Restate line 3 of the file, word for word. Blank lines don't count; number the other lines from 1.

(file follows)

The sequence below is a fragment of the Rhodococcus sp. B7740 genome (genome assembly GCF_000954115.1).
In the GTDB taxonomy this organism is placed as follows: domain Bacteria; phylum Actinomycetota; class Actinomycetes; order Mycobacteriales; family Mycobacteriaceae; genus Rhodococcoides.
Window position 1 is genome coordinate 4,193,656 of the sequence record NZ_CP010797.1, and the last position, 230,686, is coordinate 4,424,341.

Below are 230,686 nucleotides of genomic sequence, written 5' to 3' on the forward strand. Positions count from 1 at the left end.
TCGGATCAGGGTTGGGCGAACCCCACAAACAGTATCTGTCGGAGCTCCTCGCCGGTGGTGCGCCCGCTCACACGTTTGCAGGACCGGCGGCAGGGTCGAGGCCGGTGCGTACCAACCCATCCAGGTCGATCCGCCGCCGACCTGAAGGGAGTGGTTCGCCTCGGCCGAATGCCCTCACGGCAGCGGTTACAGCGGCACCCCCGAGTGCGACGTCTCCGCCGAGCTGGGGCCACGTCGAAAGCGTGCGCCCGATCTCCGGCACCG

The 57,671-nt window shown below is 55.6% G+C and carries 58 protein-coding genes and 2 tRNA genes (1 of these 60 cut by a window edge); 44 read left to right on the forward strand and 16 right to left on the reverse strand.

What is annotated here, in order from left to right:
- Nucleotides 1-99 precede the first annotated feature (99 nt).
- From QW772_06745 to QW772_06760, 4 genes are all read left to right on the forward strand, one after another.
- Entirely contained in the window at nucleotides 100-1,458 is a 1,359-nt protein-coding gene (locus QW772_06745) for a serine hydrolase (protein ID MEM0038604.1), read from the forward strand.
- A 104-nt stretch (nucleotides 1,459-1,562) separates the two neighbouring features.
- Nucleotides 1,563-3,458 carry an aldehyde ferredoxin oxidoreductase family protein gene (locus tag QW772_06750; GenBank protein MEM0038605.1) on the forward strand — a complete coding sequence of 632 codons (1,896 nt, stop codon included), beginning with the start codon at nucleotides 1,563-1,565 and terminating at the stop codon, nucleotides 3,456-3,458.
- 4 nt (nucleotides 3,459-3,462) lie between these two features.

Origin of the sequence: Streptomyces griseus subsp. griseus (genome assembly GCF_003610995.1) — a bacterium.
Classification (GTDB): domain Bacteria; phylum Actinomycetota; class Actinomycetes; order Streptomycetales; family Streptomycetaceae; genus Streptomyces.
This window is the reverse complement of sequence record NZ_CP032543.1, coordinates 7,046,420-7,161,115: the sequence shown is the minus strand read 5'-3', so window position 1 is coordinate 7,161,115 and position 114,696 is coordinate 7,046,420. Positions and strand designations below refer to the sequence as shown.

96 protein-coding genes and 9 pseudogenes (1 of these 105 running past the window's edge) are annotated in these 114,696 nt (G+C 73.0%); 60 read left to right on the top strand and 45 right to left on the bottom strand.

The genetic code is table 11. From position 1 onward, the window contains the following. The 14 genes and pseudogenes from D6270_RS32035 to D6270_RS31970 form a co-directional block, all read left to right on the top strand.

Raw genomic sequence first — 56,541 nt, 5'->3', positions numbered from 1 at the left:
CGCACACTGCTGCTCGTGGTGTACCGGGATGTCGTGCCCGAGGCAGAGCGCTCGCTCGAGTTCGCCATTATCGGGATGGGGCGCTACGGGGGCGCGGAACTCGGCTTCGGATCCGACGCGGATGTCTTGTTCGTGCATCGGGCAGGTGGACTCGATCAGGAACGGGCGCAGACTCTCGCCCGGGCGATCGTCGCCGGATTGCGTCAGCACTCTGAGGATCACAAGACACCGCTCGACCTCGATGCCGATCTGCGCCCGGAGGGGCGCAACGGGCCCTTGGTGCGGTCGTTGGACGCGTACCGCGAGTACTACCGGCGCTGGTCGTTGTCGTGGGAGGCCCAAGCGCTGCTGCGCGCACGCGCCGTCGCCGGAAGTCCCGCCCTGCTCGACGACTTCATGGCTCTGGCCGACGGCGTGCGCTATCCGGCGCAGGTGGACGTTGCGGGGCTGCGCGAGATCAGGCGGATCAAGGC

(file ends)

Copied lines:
Window position 1 is genome coordinate 4,193,656 of the sequence record NZ_CP010797.1, and the last position, 230,686, is coordinate 4,424,341.